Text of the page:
1. Book keeping is a process concerned with the recording of transactions only, but accounting is a process deals with summarizing of recorded transactions. 2. Book keeping is a base for accounting, but accounting deemed as a language of the business. 3. Book keeping has no sub-filed, but accounting has several sub- fields like financial accounting, management accounting etc.


4. Financial position of the business cannot be ascertained through Book keeping records, but accounting is way from which financial position and financial results of a business can be ascertained.

5. From the record of book keeping, managerial decisions cannot be taken, but accounting provides all kind of information like profit or loss status and financial position composition of assets and liabilities, so through this lots of managerial decision can be taken.


Information from Accounting

Nonquantitative information Quantitative information

Accounting information Operating information Financial Accounting

Non-accounting information Management Accounting


Owners Management Creditors Government Prospective owners and prospective creditors  Employees  Public     



Accounting principles can be subdivided into two categories: y Accounting Concepts.

Accounting Conventions.


y The term concept is used to indicate the necessary assumptions and conditions upon which accounting is based.

The term convention is used to signify customs and traditions as a guide to the presentation of accounting statements.


Various types of Accounting Concepts

Business Entity Concept Money Measurement Concept Cost Concept Going Concern Concept Dual Aspect Concept Realization Concept Accounting Period Concept


Accounting Conventions
Convention of Consistency Convention of Disclosure Convention of Conservation


Business Entity Concept

Business is treated as a separate entity or unit apart from its owner and others. All the transactions of the business are recorded in the books of business from the point of view of the business as an entity and even the owner is treated as a creditor to the extent of his/her capital.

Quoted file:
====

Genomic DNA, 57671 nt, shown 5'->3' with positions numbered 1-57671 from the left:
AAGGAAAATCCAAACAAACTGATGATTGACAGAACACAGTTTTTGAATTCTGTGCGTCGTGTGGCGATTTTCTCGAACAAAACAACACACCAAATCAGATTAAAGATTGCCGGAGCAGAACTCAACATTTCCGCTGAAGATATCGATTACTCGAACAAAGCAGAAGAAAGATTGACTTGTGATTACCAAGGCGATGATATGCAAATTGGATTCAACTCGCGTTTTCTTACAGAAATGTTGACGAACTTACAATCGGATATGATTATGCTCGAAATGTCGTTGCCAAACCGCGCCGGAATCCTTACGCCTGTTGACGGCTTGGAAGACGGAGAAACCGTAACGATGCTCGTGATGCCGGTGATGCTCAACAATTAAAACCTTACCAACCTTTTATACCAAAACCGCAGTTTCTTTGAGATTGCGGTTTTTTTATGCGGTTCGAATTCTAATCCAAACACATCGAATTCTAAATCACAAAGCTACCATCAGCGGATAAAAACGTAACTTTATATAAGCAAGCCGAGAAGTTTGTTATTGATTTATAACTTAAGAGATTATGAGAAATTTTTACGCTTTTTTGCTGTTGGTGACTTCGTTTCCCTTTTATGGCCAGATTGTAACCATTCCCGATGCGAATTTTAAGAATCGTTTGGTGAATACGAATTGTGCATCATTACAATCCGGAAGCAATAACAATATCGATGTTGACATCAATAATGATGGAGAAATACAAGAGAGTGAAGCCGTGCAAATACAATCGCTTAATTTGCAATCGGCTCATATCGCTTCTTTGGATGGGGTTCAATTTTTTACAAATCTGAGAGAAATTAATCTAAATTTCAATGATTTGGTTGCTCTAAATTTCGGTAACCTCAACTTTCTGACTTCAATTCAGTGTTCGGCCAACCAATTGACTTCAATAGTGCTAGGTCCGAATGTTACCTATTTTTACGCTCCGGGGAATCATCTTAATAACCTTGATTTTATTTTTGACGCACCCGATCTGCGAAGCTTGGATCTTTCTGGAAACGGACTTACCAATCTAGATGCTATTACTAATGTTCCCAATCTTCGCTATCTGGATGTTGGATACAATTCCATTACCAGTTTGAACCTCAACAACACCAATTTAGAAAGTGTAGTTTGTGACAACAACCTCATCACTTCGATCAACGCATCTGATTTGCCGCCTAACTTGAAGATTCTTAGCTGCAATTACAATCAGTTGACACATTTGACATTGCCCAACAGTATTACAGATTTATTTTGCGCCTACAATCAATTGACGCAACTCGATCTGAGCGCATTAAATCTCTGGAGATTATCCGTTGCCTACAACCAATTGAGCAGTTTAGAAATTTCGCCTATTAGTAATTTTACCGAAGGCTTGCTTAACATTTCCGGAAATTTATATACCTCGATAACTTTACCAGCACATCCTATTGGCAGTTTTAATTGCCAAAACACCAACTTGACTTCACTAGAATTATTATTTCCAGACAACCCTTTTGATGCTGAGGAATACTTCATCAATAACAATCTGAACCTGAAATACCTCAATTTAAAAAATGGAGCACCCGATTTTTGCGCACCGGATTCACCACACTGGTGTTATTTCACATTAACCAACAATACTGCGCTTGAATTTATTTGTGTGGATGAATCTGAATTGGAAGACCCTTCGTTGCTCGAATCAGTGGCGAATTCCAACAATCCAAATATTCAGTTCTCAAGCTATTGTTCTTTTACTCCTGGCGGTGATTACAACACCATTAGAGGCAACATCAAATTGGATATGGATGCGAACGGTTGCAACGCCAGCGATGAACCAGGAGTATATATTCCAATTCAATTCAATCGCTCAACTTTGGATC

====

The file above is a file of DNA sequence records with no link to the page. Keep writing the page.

Money Measurement Concept

In accounting, we record only those

transactions which are expressed in terms of money. In other words, a fact which can not be expressed in monetary terms, is not recorded in the books of accounts.

Cost Concept
Transactions are entered in the books of accounts at the amount actually involved. Suppose a company purchases a car for Rs.1,50,000/- the real value of which is Rs.2,00,000/-, the purchase will be recorded as Rs.1,50,000/- and not any more. This is one of the most important concept and it prevents arbitrary values being put on transactions.

Going Concern Concept

It is persuaded that the business will exists for a long time and transactions are recorded from this point of view.


Dual Aspect Concept

Each transaction has two aspects, that is, the receiving benefit by one party and the giving benefit by the other. This principle is the core base of accountancy.

Dual Aspect Concept continue

For example, if there is a purchase of Rs 10,000 cash in business, then two accounts will come; one is purchase account and next is cash account.


Dual Aspect Concept continue

Thus, the dual aspect can be expressed as under Capital + Liabilities = Assets or Capital = Assets Liabilities


Realization Concept
Accounting is a historical record of

transactions. It records what has happened. It does not anticipate events. This is of great important in preventing business firms from inflating their profits by recording sales and income that are likely to accrue.

Accounting Period Concept

In accounting carries the financial result of a certain period, generally here we take twelve month period is normally adopted for this purpose. This time interval is called accounting period.


Accounting Conventions


Convention of Consistency
In order to enable the management to draw important conclusions regarding the working of the company over a few years, it is essential that accounting practices and methods remain unchanged from one accounting period to another. The comparison of one accounting period with another is only possible when the convention of consistency is followed.

Convention of Disclosure
This principle implies that accounts must be honestly prepared and all material information must be disclosed therein. The contents of Balance Sheet and Profit and Loss Account are prescribed by law. These are designed to make disclosure of all material facts compulsory.


Convention of Conservation
Financial statements are always drawn up on a conservative basis. Here we assume to maintain some part of profit towards some reserves and provision for facing some contingencies in the future.